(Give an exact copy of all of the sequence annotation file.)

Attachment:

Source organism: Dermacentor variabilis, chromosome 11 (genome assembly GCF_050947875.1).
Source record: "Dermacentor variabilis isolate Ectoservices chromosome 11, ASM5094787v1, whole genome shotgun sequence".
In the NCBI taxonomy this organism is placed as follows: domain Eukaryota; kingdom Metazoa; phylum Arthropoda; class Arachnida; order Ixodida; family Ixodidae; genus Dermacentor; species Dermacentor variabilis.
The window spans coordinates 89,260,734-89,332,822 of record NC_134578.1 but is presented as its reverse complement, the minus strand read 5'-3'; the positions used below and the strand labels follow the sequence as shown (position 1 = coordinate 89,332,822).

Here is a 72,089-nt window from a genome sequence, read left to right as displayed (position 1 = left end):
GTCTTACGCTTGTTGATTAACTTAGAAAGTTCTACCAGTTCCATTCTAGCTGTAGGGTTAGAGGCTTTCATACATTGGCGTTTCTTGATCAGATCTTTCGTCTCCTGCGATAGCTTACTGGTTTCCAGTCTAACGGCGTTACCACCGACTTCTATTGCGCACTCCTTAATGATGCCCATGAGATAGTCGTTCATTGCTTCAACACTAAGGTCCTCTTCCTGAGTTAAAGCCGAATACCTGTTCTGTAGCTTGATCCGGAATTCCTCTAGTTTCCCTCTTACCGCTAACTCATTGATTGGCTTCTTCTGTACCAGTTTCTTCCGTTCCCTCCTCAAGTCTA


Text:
Source organism: Dermacentor variabilis, chromosome 11 (genome assembly GCF_050947875.1).
Source record: "Dermacentor variabilis isolate Ectoservices chromosome 11, ASM5094787v1, whole genome shotgun sequence".
In the NCBI taxonomy this organism is placed as follows: domain Eukaryota; kingdom Metazoa; phylum Arthropoda; class Arachnida; order Ixodida; family Ixodidae; genus Dermacentor; species Dermacentor variabilis.
The window spans coordinates 89,260,734-89,332,822 of record NC_134578.1 but is presented as its reverse complement, the minus strand read 5'-3'; the positions used below and the strand labels follow the sequence as shown (position 1 = coordinate 89,332,822).

Here is a 72,089-nt window from a genome sequence, read left to right as displayed (position 1 = left end):
GTCTTACGCTTGTTGATTAACTTAGAAAGTTCTACCAGTTCCATTCTAGCTGTAGGGTTAGAGGCTTTCATACATTGGCGTTTCTTGATCAGATCTTTCGTCTCCTGCGATAGCTTACTGGTTTCCAGTCTAACGGCGTTACCACCGACTTCTATTGCGCACTCCTTAATGATGCCCATGAGATAGTCGTTCATTGCTTCAACACTAAGGTCCTCTTCCTGAGTTAAAGCCGAATACCTGTTCTGTAGCTTGATCCGGAATTCCTCTAGTTTCCCTCTTACCGCTAACTCATTGATTGGCTTCTTCTGTACCAGTTTCTTCCGTTCCCTCCTCAAGTCTA